In other words, it's just more teasing, and the information still doesn't impact what is happening to the main characters of this show, in the here and now. Setsuna kills Yotsume with ease, Towa takes out Kikyu by unleashing her pent up sisterly rage and harnessing her father's Azure Dragon Wave technique, and Riku is here to be ominous. Moroha barely gets anything to do, since Kikyu can just cancel out her Beniyasha transformation, and denying us our well-deserved Moroha sass may be “The Dream Gazing Trap's” most heinous mistake.

So, I suppose we'll just have to trudge along and content ourselves with vague flashbacks and underwhelming cameos, as Yashahime keeps on insisting that the plot is going to really come together into something that makes sense…eventually…maybe. Meanwhile, my guess is that Moroha, Towa, and Setsuna will continue to wander about, and we'll have to wait for more story to just sort of happen to them, and it'll be a total crapshoot as to whether or not the girls even take much notice of it. It could be just one more episode until Yashahime's story finally clicks into place; it could be twenty. I'll be here either way, hoping for the best, and expecting, well, more of this.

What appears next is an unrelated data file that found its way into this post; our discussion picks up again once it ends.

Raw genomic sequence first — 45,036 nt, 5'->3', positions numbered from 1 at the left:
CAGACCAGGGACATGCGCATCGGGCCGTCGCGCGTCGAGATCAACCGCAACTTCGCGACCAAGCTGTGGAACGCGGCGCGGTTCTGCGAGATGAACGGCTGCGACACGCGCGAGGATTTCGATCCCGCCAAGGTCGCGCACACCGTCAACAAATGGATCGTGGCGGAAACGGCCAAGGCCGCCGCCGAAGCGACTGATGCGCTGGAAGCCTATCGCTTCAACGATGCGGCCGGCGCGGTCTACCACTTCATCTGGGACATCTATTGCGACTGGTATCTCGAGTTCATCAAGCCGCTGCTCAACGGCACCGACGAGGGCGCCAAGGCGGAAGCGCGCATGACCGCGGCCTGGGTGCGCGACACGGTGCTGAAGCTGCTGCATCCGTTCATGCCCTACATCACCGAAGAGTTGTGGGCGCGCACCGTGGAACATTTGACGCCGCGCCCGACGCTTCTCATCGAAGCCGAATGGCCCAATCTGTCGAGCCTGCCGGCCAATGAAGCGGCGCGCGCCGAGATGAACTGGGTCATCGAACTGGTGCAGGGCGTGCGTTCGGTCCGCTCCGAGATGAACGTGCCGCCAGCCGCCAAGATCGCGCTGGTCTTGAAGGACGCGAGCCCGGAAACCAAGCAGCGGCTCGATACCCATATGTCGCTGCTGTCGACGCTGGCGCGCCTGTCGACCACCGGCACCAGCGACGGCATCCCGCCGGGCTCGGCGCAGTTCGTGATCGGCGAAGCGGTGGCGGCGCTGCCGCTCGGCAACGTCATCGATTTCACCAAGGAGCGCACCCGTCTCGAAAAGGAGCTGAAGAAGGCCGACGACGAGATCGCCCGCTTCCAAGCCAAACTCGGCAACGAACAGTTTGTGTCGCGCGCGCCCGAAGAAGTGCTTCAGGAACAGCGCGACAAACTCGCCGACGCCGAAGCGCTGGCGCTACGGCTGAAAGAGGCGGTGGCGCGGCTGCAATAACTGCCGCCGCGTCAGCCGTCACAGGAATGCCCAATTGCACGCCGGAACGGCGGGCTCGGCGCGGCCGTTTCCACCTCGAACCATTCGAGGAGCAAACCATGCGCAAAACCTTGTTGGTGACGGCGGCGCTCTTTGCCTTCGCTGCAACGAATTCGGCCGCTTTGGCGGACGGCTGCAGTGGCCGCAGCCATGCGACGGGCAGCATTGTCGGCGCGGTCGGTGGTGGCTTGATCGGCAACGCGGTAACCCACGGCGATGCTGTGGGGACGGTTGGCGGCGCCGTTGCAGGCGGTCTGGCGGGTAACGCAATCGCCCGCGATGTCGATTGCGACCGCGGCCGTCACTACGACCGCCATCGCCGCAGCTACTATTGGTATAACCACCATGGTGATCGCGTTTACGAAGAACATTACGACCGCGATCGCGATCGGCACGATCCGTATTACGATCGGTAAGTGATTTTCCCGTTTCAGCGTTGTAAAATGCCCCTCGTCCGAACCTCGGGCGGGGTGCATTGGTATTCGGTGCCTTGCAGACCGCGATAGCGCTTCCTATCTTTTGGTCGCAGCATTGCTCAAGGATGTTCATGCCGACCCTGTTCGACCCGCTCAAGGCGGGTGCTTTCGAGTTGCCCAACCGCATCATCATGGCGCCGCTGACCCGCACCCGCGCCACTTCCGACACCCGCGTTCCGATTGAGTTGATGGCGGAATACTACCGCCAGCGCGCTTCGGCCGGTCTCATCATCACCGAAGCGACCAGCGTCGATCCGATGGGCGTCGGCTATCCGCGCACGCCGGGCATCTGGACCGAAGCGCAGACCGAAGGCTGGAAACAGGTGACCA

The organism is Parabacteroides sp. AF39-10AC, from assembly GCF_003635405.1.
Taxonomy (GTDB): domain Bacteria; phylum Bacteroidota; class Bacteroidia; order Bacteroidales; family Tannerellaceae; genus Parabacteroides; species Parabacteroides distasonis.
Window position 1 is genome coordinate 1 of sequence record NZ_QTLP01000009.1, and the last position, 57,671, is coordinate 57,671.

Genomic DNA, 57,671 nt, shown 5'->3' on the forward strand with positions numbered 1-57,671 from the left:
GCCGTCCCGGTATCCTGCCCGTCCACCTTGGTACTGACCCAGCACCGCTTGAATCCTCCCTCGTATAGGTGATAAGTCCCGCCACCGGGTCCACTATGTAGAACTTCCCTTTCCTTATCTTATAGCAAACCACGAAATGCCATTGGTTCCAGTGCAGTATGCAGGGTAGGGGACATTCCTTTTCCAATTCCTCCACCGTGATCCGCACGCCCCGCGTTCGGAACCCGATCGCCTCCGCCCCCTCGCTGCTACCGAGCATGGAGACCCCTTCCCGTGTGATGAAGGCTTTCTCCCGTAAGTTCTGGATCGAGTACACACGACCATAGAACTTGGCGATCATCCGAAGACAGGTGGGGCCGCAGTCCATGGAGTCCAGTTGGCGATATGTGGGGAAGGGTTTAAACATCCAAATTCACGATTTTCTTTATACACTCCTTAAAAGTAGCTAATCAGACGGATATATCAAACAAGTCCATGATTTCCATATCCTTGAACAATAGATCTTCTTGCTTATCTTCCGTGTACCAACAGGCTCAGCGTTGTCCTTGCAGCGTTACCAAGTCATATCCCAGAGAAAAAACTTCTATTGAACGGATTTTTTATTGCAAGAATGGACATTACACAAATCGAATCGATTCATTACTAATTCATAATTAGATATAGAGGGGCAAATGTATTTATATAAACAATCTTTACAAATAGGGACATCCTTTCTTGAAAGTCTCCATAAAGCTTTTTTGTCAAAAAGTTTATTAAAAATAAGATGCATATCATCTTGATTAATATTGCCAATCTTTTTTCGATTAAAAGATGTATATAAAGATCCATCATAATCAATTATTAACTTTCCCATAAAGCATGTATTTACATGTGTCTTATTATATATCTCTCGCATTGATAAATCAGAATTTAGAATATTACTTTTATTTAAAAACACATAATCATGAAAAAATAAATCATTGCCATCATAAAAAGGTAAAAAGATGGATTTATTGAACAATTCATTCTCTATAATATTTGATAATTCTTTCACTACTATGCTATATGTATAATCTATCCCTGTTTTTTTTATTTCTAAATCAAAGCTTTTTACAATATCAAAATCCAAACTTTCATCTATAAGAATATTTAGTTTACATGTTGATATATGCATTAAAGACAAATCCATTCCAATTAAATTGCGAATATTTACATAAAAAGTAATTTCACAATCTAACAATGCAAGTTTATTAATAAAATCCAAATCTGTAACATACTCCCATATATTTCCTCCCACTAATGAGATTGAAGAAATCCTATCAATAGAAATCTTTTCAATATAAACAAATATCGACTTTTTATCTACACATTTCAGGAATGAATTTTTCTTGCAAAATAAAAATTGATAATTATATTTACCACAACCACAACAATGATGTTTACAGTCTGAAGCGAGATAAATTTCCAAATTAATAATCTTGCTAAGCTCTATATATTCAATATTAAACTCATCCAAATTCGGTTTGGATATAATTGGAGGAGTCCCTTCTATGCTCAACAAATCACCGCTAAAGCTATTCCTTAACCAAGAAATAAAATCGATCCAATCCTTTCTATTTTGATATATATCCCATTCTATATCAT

Rating:

Odds and Ends

• Miroku's conspicuous silence in the dream sequence hit a bit differently given the unfortunate news that his longtime English voice actor, Kirby Morrow, passed away this week at the age of 47. His work as an actor and voice actor for both Western animation and English anime dubs has left a lasting legacy throughout the industry, and he will be missed.

Yashahime: Princess Half-Demon is currently streaming on Crunchyroll, Funimation, and Hulu.

James is a writer with many thoughts and feelings about anime and other pop-culture, which can also be found on Twitter, his blog, and his podcast.